Besides making a mean cream pie, coconut can provide food, water, wood, fabric and shelter. Yet, most of us have barely explored its potential beyond desserts.
Creamy coconut milk, extracted from its oil-rich meat, is used extensively in Southeast Asian, Caribbean and some South American cuisines. It’s a great tool to enrich vegetable soups, steam shellfish or braise greens. Widely available, unsweetened shredded coconut can be an interesting addition to salads, granola, streusel toppings and chutneys. It can also liven up coatings for baked chicken or shrimp, and makes a fine garnish for yogurt or oatmeal.
Per capita, Sri Lankan residents consume more coconut per year than people in any other country, about 115 pounds per person.
Scaling coconut palm trees can be dangerous, so monkeys are often trained to climb and knock down coconuts.
Coconuts aren’t nuts. They’re drupes, or stone fruits. The part that we eat is the endosperm of the seed.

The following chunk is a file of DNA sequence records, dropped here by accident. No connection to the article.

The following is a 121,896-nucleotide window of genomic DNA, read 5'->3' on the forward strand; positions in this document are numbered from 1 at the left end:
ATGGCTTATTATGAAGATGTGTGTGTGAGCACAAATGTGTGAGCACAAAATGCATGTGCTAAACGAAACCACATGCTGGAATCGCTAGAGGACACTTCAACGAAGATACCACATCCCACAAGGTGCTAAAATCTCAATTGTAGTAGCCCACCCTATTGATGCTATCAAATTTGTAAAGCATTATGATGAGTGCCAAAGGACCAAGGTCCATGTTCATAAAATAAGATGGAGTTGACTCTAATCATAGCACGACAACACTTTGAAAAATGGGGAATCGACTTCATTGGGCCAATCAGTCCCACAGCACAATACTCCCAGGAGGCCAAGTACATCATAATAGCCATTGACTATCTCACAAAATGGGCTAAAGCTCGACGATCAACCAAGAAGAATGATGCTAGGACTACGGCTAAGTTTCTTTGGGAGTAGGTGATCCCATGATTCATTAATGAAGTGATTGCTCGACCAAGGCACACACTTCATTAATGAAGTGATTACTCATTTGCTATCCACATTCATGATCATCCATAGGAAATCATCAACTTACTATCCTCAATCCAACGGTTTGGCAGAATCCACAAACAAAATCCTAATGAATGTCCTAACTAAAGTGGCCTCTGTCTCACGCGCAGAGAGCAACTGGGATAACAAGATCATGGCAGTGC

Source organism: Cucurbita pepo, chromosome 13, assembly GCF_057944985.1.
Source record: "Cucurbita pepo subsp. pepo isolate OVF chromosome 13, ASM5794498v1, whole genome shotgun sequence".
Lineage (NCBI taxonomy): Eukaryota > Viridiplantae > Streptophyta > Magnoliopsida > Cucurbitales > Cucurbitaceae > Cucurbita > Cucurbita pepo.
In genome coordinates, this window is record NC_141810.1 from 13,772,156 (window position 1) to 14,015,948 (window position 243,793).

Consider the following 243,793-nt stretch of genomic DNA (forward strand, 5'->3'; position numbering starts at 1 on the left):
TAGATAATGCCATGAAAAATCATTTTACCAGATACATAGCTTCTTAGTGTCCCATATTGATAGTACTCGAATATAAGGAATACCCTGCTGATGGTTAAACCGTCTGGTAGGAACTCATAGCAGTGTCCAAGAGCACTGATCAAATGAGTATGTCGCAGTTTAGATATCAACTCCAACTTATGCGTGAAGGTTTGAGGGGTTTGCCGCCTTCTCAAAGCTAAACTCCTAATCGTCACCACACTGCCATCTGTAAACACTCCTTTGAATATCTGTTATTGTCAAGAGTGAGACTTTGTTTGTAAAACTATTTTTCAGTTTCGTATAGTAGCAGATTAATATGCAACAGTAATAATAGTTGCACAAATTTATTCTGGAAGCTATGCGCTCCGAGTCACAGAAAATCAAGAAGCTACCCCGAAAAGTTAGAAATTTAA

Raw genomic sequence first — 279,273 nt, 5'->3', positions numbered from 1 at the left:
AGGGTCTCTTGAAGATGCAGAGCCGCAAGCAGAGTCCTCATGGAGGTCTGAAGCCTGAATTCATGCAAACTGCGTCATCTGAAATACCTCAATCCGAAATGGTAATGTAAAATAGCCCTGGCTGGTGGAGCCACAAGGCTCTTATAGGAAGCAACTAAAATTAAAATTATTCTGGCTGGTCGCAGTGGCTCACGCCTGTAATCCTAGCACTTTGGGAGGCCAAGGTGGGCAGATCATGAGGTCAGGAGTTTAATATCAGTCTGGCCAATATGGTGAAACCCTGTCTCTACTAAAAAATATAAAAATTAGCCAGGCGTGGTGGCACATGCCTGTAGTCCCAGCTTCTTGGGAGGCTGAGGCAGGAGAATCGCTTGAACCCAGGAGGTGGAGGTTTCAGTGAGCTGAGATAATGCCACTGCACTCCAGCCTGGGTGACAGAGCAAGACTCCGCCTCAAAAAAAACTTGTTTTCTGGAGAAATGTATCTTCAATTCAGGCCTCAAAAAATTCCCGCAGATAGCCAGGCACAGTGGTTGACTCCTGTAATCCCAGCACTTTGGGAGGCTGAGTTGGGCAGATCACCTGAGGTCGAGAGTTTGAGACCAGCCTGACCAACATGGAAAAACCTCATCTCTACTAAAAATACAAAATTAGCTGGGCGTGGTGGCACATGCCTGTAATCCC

Coconut palm trees can grow to almost 100 feet in height.
Coconut-based entrées tend to be spicy and creamy. A wine pairing should focus on which of those elements dominate.
“With spicy coconut curries, I like to pair a lightly sweet Riesling,” says Jon Cross, sommelier/wine director at Hinoki & the Bird in Los Angeles. “The sweetness cuts through the spiciness of the dish, but it also has good acidity.”
For less spicy dishes like coconut-milk mussels, Cross goes for rich Chardonnays that offer similar creamy texture.
As for desserts, most sweet wines with good acidity, like Sauternes and Tokaji, pair well. But Cross suggests Donnafugata’s Ben Ryè Passito di Pantelleria, which is 100% Zibibbo.